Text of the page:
MOSCOW (Reuters) - Russian authorities are considering ways to soften a plan to raise the pension age, two sources familiar with the discussions told Reuters, following protests and a slide in President Vladimir Putin’s popularity ratings.
The government announced its plan last month to raise the retirement age for men to 65 from 60 and for women to 63 from 55 to ease pressure on state coffers from an ageing population and weak economic growth made worse by the impact of sanctions.
Since the plan was announced - on June 14, the opening day of the soccer World Cup which Russia is hosting - opinion polls have shown a drop in Putin’s normally robust ratings and thousands of Russians have attended protest rallies.
The two sources, speaking on condition of anonymity, said senior officials were holding discussions about options for softening the law, though they also stressed no final decision had been taken.
“There are different proposals (under consideration) - for example, an increase of five, not eight years, for women,” said one of the sources.
“Something will be softened during the (discussions) process,” said the second source close to the discussions, without providing further details.
A third source, who is close to the Kremlin, said he expected a final decision on pension reform by September, ahead of elections in some Russian regions, including a vote for Moscow’s mayor and the governor of the Moscow region.
Dmitry Peskov, the Kremlin spokesman, told reporters on Friday the government and the lower chamber of parliament, the State Duma, were working on the pension reform.
“The president is aware of the (people’s) reaction to the proposals and parameters,” Peskov said, without elaborating.
Natalia Timakova, spokeswoman for Prime Minister Dmitry Medvedev, told Reuters the proposals made by the government last month remained “the working variant”.
After Medvedev announced the proposal, a survey by the FOM pollster showed that the number of Russians who said they would vote for Putin had fallen by eight percentage points in a week to 54 from 62 percent and that his approval rating was down six percentage points to 69 from 75 percent.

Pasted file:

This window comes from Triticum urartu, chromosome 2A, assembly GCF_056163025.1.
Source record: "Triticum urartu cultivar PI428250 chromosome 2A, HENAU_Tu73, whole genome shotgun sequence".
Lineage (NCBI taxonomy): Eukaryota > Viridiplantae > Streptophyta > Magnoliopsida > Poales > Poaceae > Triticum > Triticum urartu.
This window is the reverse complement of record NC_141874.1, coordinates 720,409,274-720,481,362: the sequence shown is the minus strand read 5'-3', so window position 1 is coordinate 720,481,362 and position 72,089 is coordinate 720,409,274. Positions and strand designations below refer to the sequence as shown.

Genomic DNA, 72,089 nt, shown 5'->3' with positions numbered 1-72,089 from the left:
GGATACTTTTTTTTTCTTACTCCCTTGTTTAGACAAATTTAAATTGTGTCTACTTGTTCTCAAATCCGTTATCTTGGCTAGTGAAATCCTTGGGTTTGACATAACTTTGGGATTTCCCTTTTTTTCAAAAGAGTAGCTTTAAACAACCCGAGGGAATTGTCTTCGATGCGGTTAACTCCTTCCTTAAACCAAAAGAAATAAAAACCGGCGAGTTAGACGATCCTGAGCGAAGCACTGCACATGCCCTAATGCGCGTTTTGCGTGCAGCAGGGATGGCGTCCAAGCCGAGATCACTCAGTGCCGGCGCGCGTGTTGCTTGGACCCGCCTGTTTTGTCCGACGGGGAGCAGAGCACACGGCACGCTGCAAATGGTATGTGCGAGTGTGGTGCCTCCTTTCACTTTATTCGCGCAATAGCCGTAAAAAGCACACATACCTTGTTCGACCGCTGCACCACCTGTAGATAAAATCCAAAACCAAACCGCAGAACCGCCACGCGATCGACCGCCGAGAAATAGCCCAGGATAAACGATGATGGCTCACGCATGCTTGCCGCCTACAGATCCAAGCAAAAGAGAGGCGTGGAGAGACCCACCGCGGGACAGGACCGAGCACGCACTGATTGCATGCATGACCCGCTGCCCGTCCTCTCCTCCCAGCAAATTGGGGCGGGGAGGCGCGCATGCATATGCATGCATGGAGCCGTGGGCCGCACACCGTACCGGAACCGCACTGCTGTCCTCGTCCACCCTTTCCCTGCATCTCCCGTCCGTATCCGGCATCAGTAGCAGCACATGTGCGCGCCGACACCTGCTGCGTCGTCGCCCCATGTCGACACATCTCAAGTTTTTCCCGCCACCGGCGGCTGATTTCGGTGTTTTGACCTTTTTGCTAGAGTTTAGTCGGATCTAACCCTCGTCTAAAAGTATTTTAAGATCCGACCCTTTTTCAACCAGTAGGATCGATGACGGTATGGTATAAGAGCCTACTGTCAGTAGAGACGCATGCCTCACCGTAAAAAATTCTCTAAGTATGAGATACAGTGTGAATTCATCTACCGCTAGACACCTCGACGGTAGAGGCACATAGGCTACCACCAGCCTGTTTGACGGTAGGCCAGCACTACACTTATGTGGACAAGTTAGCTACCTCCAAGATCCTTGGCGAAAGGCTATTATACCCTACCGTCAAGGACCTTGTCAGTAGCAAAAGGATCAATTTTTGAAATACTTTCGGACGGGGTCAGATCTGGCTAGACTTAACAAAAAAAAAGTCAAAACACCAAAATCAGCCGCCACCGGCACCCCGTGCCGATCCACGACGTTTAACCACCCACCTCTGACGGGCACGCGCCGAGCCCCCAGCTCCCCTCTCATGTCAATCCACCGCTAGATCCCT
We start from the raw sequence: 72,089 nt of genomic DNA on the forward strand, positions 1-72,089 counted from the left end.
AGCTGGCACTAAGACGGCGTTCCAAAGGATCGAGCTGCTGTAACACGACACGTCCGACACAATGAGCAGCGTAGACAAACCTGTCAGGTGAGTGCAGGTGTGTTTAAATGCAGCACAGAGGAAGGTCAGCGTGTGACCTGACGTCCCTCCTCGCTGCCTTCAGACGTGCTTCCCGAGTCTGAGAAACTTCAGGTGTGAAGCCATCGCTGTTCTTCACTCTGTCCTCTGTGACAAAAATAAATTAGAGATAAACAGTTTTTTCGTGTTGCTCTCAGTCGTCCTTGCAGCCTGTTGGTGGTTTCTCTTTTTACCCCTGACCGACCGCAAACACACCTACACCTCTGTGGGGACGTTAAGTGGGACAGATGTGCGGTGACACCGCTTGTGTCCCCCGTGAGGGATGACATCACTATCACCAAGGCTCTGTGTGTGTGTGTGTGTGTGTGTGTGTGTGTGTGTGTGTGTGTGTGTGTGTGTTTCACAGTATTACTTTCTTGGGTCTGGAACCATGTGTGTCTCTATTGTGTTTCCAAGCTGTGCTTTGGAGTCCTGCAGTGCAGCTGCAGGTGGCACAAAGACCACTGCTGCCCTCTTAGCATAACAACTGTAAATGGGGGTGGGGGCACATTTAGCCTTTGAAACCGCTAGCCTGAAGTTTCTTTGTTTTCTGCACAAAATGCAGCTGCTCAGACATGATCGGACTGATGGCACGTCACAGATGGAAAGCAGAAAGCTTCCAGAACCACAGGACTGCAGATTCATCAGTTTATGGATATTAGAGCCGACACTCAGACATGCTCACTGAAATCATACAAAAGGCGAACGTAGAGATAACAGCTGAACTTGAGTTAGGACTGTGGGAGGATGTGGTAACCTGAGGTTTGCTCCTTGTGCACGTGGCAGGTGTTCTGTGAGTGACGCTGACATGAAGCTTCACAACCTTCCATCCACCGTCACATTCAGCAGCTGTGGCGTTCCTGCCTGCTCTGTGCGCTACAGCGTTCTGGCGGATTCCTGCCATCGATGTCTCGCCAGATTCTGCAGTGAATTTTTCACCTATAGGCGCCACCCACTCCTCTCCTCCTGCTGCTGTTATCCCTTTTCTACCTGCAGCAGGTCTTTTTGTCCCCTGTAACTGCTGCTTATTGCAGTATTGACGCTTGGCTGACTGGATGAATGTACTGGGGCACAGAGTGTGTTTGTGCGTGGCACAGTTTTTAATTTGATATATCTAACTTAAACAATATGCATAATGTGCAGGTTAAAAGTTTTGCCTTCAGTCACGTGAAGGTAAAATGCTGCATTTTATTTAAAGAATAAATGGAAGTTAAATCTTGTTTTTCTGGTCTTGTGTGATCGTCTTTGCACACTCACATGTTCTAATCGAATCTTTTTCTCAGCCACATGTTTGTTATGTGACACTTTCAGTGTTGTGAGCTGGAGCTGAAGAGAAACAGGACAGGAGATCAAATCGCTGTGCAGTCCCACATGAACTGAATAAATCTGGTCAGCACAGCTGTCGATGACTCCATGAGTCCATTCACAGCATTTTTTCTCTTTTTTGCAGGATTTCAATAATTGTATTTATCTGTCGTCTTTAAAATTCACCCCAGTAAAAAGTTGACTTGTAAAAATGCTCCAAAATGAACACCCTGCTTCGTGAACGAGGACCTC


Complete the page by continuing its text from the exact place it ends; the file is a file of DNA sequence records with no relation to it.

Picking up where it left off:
According to the FOM pollster, around 80 percent of Russians are against the retirement age increase. Another poll, by the state VTsIOM pollster, showed that Putin’s approval rating had tumbled by around five percent.
Last Sunday thousands of people attended protest rallies led by supporters of Alexei Navalny, the most prominent Kremlin critic, around the country, though there were no demonstrations in cities hosting the World Cup due to security restrictions in force during the tournament.
Navalny published photos of the protests with people carrying placards with slogans including “Raise the pension, not the pension age!” and “Hands off our pensions!”.
The Russian budget is under pressure from a growing number of pensioners and a shrinking workforce caused by a sluggish birth rate in the early 2000s.
A higher pension age would allow the government to raise pension payments while freeing up state funds that could be spent on spurring economic growth amid Western financial and economic sanctions.
But analysts at Alfa Bank said in a note to investors that the chances for a softening of the reform were “quite high”.
“The scale of the negative reaction to the pension reform is big: Putin’s rating has fallen... to its lowest since 2013,” Alfa said. “People’s negative reaction increases the chances that the authorities will choose to make a compromise.”
A second source close to the Kremlin told Reuters: “It is obvious that the president must make a present (to people).”
Additional reporting by Polina Devitt, Maria Tsvetkova and Elena Fabrichnaya; Writing by Katya Golubkova; Editing by Gareth Jones